If you entered an aged care home before 1 July 2014, your home may have asked you to pay an accommodation bond.
An accommodation bond is an amount that you pay towards your accommodation in an aged care home. You would have been asked to pay an accommodation bond when you entered low-level care or when you entered an extra-service place.
An accommodation bond works like an interest-free loan to an aged care home. Any income earned from the bond is used by the aged care home to improve accommodation and services.
You can only be charged an accommodation bond for an aged care home that is certified as meeting minimum building and care standards.
The bond (minus retention amounts) is returned to you or your estate when you leave aged care.
How was my accommodation bond worked out?
Your accommodation bond is determined when you first enter a home. There is no fixed amount that you should pay. The amount you pay is agreed between you and the aged care home.
However, you cannot be asked to pay an accommodation bond that will leave you with less than $45,000 in assets (from 1 July 2014 to 19 Sept 2014).
Bond amounts can vary between residents in the same aged care home, as well as between homes, even if they are close to each other.
When you agreed to your accommodation bond amount, there were a number of payment methods you could have chosen. These were:
- as a lump sum
- as periodic payments usually made every fortnight or every month
- as a combination of lump sum and periodic payments.
If you agreed to pay a lump sum, you had up to six months after you moved into an aged care home to make the payment. However, if you didn’t pay your bond in full on the day you moved into the aged care home, you would have been charged interest on the outstanding amount owing – as set out in your bond agreement. The Australian Government sets the maximum interest rate you can be charged, which is set at your date of entry to the aged care home.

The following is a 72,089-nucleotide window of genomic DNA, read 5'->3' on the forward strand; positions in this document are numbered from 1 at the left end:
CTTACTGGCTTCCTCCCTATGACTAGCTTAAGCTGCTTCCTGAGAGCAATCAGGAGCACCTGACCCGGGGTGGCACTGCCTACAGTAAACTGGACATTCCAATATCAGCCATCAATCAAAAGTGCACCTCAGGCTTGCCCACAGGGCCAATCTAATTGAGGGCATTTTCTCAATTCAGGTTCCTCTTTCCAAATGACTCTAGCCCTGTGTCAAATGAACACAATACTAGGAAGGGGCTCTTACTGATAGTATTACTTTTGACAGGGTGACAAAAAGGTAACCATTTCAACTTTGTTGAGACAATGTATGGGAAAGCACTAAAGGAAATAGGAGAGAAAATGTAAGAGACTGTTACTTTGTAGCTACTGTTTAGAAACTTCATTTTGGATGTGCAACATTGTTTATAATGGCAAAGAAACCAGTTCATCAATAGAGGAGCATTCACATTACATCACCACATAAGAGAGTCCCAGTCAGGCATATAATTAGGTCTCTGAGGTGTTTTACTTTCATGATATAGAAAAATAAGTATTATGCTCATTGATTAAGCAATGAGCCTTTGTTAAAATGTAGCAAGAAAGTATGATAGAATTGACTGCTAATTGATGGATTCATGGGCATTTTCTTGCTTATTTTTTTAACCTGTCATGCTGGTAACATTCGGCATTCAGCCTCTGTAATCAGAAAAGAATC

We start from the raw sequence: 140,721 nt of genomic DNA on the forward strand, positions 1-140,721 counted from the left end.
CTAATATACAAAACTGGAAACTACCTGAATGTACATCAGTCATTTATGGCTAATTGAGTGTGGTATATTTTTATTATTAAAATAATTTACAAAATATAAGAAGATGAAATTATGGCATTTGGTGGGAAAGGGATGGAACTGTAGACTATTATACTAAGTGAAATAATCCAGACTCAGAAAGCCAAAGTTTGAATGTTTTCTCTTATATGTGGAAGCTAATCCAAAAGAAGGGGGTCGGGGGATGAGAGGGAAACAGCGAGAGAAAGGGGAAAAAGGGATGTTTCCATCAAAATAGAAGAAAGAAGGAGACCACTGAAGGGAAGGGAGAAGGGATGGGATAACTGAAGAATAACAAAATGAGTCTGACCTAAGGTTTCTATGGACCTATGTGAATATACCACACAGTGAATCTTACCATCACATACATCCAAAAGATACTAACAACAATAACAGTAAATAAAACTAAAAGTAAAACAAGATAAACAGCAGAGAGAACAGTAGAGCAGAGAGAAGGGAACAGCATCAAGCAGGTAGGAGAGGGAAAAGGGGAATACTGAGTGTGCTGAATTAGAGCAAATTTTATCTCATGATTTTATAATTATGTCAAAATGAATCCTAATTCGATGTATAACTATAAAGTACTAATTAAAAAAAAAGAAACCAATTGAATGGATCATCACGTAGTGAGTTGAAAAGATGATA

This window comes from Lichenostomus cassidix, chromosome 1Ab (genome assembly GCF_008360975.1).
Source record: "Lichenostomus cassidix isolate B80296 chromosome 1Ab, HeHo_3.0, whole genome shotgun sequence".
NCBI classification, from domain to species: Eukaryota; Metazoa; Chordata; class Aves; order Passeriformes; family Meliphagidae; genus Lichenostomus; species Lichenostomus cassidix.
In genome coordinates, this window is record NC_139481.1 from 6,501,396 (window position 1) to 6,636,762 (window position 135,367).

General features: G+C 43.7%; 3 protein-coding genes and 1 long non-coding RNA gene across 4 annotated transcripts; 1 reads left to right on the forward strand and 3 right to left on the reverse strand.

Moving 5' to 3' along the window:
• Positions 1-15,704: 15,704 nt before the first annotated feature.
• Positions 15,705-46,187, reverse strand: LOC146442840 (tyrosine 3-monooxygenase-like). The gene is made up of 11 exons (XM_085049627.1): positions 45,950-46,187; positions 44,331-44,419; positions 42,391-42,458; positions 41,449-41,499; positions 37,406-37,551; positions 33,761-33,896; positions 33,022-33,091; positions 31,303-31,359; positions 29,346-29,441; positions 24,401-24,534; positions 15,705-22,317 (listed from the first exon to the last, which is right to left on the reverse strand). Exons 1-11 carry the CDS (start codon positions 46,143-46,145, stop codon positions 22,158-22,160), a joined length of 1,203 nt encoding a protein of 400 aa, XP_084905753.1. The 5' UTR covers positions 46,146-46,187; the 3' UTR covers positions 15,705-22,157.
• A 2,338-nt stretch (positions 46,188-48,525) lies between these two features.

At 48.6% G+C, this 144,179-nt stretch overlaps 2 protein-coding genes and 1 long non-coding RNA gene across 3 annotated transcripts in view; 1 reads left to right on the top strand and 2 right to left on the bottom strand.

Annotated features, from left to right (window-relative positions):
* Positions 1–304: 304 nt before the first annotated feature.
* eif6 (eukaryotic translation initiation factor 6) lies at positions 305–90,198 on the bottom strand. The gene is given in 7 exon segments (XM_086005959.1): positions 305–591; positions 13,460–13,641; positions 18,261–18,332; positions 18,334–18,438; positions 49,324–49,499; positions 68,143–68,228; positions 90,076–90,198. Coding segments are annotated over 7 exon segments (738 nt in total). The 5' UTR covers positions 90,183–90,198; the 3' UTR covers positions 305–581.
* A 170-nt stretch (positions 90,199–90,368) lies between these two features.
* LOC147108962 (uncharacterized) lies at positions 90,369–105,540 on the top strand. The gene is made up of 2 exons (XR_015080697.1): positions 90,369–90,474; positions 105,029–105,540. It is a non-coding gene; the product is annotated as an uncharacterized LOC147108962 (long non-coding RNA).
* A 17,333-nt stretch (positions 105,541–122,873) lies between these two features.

An increase or a decrease in your assets after you enter care does not affect the amount of your accommodation bond or the interest you were charged.
What are retention amounts?
Your aged care home may deduct monthly amounts from your bond for up to five years. These are called ‘retention amounts’. The Australian Government sets the maximum retention amount that you can be charged.
For residents who moved into an aged care home between 1 July 2014 and 30 June 2015, the maximum monthly retention amounts are:
For bonds under $21,120.00
For bonds over $40,860.00
The retention amount is based on a sliding scale for bonds between $21,120 and $40,860.
What is a bond agreement?
The bond agreement must include certain details such as:
- the agreed accommodation bond amount
- whether the bond will be paid by lump sum, periodic payment or a combination of the two
- when the bond is due to be paid
- the retention amount
- the interest rate you may be charged on any outstanding bond amount.
Your aged care home must offer you an agreement that includes these details within 21 days after you move into the home. A bond agreement may be included as part of your Resident Agreement or it may be a separate document.
What happens to my bond if I move to another home?
If you transfer to another aged care home after 1 July 2014, you will have the option of being assessed under the new fee arrangements
or staying with your current fee arrangement.
If you stay with your current arrangement and move from one aged care home to another with a break of no more than 28 days, you cannot be asked to pay an accommodation bond greater than the amount to be returned to you by the first home.
When you leave an aged care home, your bond balance must be refunded within the following specified timeframes:
If your bond balance is not repaid to you on the day that you leave, the aged care home is required to pay you interest
. Late payments of bond refunds that are not agreed to can be reported to the Aged Care Complaints Scheme.
What happens to my bond if I die?
If you die, then your aged care home must refund your accommodation bond balance within 14 days after the day on which they were shown the evidence of probate (the official proving of a will) or letters of administration (authority to administer the estate of someone who has died without making a will).
The home may choose to refund the bond balance to your estate without being shown evidence of probate or letters of administration; however, they do have the right to ask to see these documents first. This way they can make sure your wishes, as set out in your will, are followed. It also protects the aged care home by ensuring that they can identify who is entitled to receive the refund.
Is my bond balance refund guaranteed?
The Australian Government guarantees the repayment of your bond balance if the aged care home becomes bankrupt or insolvent and is unable to refund bond balances.
This means that you can be sure that your bond balance (including any interest that has accrued on the bond balance) will be refunded to you or your estate.
What are the new fee arrangements?